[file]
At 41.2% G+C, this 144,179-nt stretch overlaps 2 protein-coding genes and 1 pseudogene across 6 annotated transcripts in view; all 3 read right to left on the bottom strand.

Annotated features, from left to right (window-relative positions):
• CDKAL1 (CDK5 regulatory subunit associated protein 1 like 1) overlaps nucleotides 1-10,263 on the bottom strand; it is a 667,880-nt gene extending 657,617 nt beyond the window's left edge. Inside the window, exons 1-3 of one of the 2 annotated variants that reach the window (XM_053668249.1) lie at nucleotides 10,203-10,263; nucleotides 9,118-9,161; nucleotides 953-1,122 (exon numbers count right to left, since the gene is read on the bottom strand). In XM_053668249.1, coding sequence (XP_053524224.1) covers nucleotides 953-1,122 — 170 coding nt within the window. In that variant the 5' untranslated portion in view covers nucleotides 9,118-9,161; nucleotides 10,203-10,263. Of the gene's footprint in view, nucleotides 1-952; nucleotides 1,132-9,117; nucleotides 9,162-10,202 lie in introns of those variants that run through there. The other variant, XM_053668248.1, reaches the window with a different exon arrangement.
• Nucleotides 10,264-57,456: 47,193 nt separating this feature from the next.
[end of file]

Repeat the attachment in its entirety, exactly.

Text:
At 41.2% G+C, this 144,179-nt stretch overlaps 2 protein-coding genes and 1 pseudogene across 6 annotated transcripts in view; all 3 read right to left on the bottom strand.

Annotated features, from left to right (window-relative positions):
• CDKAL1 (CDK5 regulatory subunit associated protein 1 like 1) overlaps nucleotides 1-10,263 on the bottom strand; it is a 667,880-nt gene extending 657,617 nt beyond the window's left edge. Inside the window, exons 1-3 of one of the 2 annotated variants that reach the window (XM_053668249.1) lie at nucleotides 10,203-10,263; nucleotides 9,118-9,161; nucleotides 953-1,122 (exon numbers count right to left, since the gene is read on the bottom strand). In XM_053668249.1, coding sequence (XP_053524224.1) covers nucleotides 953-1,122 — 170 coding nt within the window. In that variant the 5' untranslated portion in view covers nucleotides 9,118-9,161; nucleotides 10,203-10,263. Of the gene's footprint in view, nucleotides 1-952; nucleotides 1,132-9,117; nucleotides 9,162-10,202 lie in introns of those variants that run through there. The other variant, XM_053668248.1, reaches the window with a different exon arrangement.
• Nucleotides 10,264-57,456: 47,193 nt separating this feature from the next.